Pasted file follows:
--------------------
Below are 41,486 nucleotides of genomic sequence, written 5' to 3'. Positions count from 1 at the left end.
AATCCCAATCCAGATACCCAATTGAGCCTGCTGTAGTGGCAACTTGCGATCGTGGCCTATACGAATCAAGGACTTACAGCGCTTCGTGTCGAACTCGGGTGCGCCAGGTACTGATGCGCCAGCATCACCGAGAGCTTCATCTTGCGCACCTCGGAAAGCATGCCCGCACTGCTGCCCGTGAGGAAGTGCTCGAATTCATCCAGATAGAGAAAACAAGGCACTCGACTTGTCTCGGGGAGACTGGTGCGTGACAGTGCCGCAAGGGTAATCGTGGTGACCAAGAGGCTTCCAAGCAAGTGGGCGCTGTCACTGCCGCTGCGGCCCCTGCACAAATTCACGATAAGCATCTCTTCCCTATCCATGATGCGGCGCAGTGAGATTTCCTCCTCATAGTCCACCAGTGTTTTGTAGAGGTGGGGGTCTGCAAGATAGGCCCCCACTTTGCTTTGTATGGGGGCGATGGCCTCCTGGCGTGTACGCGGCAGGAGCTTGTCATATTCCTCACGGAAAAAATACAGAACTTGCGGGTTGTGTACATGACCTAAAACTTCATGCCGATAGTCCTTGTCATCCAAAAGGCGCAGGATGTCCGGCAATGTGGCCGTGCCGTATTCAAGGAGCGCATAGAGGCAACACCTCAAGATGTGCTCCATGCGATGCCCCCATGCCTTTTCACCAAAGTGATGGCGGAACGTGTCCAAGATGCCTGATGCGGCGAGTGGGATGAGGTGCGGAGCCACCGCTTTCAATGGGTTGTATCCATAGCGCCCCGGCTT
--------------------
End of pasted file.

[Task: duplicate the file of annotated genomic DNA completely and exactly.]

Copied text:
Below are 41,486 nucleotides of genomic sequence, written 5' to 3'. Positions count from 1 at the left end.
AATCCCAATCCAGATACCCAATTGAGCCTGCTGTAGTGGCAACTTGCGATCGTGGCCTATACGAATCAAGGACTTACAGCGCTTCGTGTCGAACTCGGGTGCGCCAGGTACTGATGCGCCAGCATCACCGAGAGCTTCATCTTGCGCACCTCGGAAAGCATGCCCGCACTGCTGCCCGTGAGGAAGTGCTCGAATTCATCCAGATAGAGAAAACAAGGCACTCGACTTGTCTCGGGGAGACTGGTGCGTGACAGTGCCGCAAGGGTAATCGTGGTGACCAAGAGGCTTCCAAGCAAGTGGGCGCTGTCACTGCCGCTGCGGCCCCTGCACAAATTCACGATAAGCATCTCTTCCCTATCCATGATGCGGCGCAGTGAGATTTCCTCCTCATAGTCCACCAGTGTTTTGTAGAGGTGGGGGTCTGCAAGATAGGCCCCCACTTTGCTTTGTATGGGGGCGATGGCCTCCTGGCGTGTACGCGGCAGGAGCTTGTCATATTCCTCACGGAAAAAATACAGAACTTGCGGGTTGTGTACATGACCTAAAACTTCATGCCGATAGTCCTTGTCATCCAAAAGGCGCAGGATGTCCGGCAATGTGGCCGTGCCGTATTCAAGGAGCGCATAGAGGCAACACCTCAAGATGTGCTCCATGCGATGCCCCCATGCCTTTTCACCAAAGTGATGGCGGAACGTGTCCAAGATGCCTGATGCGGCGAGTGGGATGAGGTGCGGAGCCACCGCTTTCAATGGGTTGTATCCATAGCGCCCCGGCTT